Sequestration. Race to the Top. Charters and school choice.
Education’s hot topics were on the menu Monday at NAESP’s National Leaders Conference. In presentations from policy experts, principals from around the country got the scoop on the education and funding issues that have Capitol Hill divided.
Principals kicked off their day with a town hall session that highlighted divergent views on the government’s role in education. During the panel, moderated by Education Week editor-in-chief Virginia Edwards, Rick Hess and Andy Rotherham (left) debated controversial issues, including standards-based reforms, the Common Core, and school choice.
One thing that the two scholars agreed on was Congress’s stalled progress on the reauthorization of the Elementary and Secondary Education Act (ESEA). They grimly predicted that reauthorization wouldn’t occur until at least 2015.
Crippling divides in Congress came up again in an afternoon panel on looming funding cuts, known as sequestration. In a discussion moderated by Joel Packer of the Committee for Education Funding, staff members from the House and Senate budget committees predicted that sequestration is destined to occur, eliciting ire from several audience members.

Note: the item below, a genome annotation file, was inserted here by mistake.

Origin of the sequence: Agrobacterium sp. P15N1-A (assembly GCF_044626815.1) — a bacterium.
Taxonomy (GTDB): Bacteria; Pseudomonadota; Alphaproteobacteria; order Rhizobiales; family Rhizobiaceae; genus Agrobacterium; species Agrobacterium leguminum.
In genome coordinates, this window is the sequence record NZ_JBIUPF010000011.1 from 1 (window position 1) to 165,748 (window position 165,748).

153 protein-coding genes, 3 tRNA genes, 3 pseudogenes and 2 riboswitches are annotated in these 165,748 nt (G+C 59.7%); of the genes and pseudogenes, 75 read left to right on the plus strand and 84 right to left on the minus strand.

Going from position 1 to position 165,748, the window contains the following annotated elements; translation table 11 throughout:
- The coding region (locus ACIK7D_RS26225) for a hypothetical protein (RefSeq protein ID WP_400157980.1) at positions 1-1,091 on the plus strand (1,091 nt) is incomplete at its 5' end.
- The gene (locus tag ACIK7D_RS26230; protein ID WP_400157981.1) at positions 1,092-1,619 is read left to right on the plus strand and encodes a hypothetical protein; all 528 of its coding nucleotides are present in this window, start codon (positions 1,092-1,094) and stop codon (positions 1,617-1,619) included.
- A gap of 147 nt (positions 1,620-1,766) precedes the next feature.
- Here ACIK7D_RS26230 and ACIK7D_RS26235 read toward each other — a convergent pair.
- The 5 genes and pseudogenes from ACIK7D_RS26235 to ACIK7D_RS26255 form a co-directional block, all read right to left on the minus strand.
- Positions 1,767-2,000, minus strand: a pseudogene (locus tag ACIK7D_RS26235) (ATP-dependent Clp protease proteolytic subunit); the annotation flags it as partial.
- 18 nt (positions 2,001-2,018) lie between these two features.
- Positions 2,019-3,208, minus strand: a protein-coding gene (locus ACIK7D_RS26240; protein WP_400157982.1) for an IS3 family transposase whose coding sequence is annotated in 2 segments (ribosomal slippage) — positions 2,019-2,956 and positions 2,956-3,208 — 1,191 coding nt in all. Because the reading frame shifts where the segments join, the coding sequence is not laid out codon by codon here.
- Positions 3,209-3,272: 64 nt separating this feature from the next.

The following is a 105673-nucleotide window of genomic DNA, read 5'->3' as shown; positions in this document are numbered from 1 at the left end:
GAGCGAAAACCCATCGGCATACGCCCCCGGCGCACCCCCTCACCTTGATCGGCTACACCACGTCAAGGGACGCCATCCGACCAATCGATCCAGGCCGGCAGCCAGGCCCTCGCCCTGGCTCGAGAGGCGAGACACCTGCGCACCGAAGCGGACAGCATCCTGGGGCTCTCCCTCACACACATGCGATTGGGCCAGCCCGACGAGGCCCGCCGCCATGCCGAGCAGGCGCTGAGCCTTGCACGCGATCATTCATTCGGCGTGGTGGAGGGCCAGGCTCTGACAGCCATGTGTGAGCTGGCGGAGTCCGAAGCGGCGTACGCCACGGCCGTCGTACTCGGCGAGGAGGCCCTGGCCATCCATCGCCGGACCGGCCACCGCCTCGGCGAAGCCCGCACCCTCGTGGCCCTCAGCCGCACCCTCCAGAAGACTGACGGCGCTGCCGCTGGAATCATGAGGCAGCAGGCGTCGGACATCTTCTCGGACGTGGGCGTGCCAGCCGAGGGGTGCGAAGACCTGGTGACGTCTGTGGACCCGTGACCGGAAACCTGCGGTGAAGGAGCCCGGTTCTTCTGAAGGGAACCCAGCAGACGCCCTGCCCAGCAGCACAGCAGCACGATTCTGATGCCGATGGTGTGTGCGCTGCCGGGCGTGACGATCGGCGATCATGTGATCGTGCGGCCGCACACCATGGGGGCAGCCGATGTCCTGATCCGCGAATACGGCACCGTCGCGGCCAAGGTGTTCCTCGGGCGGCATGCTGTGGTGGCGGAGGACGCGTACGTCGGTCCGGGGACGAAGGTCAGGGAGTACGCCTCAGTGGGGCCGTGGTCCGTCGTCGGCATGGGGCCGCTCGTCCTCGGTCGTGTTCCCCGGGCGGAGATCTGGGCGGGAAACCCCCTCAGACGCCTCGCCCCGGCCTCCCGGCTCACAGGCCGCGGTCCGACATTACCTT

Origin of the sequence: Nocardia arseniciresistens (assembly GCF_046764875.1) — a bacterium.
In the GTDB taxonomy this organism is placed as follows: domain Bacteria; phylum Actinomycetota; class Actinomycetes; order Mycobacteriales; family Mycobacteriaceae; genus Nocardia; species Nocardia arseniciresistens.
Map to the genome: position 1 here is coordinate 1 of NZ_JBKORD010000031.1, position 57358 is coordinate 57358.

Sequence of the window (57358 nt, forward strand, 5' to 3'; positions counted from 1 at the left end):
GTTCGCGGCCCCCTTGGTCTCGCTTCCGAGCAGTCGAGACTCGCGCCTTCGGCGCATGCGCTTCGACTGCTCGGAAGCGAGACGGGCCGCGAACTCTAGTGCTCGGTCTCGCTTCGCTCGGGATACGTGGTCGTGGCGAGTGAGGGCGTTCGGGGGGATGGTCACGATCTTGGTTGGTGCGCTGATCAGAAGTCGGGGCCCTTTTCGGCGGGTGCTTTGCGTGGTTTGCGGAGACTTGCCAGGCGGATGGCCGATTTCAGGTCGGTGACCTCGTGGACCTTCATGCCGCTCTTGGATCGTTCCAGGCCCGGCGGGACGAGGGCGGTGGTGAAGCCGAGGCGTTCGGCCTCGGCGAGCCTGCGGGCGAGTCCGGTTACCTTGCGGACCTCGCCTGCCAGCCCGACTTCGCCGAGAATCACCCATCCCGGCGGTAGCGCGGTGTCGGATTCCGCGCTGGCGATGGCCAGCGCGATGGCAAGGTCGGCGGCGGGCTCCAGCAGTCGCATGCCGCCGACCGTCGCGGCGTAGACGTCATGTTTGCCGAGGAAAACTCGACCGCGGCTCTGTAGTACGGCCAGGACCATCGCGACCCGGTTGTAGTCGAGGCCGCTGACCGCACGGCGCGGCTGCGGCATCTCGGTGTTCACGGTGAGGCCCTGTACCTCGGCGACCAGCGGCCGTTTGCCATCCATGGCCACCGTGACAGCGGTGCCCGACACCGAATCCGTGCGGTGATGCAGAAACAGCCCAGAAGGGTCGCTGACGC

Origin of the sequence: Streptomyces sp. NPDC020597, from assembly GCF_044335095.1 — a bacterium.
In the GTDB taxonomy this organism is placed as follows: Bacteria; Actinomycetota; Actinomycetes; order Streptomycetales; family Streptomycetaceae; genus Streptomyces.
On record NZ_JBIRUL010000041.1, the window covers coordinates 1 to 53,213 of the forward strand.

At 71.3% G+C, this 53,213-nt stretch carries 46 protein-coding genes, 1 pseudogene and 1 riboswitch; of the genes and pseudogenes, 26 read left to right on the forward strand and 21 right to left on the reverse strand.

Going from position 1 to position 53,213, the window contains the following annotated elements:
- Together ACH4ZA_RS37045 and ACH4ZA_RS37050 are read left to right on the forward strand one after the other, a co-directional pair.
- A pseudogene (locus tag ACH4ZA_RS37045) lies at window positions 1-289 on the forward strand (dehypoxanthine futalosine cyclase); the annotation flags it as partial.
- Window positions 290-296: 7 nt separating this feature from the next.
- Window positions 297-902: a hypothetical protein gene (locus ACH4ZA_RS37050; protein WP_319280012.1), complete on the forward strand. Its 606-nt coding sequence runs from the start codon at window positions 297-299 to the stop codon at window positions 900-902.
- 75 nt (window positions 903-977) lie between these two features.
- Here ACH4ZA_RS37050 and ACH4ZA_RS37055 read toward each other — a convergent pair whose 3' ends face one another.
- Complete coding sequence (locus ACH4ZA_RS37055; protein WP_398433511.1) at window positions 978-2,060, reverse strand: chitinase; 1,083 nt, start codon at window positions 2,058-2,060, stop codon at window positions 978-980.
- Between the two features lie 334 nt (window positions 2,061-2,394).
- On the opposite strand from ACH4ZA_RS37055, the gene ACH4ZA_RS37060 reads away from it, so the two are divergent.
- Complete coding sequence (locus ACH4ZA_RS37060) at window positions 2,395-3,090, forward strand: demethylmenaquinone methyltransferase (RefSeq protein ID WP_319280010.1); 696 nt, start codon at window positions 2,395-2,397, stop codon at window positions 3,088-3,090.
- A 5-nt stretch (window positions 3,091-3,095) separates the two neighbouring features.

“It’s frustrating to look [lawmakers] in the eye and plead our case,” said Chuck Shultz, principal of South Elementary School in Grandville, Michigan. “What do we say?”
Speakers in a second afternoon panel offered some suggestions. Congressional staffers outlined lawmakers’ policy priorities, highlighting again divisions in Congress that will make progress a challenge. Still, they urged principals to share their stories with lawmakers, offering specific examples of policies’ consequences, a sentiment echoed in an earlier presentation by Roberto Rodriguez.
Rodriguez, assistant to President Obama on education policy, acknowledged that the times are tough for educators, but that they must speak up, especially about sequestration.
“I know there’s a lot that’s been demanded of you in this era of standards-based reforms,” he said. “Please make sure your voice is heard. Make your perspective heard when you visit your lawmakers.”
Principals carried that with them Tuesday, as they took to Capitol Hill to meet with lawmakers and call for policies that support schools, based on NAESP’s 2013 advocacy platform.
Photo courtesy of Lifetouch National School Studios, Inc.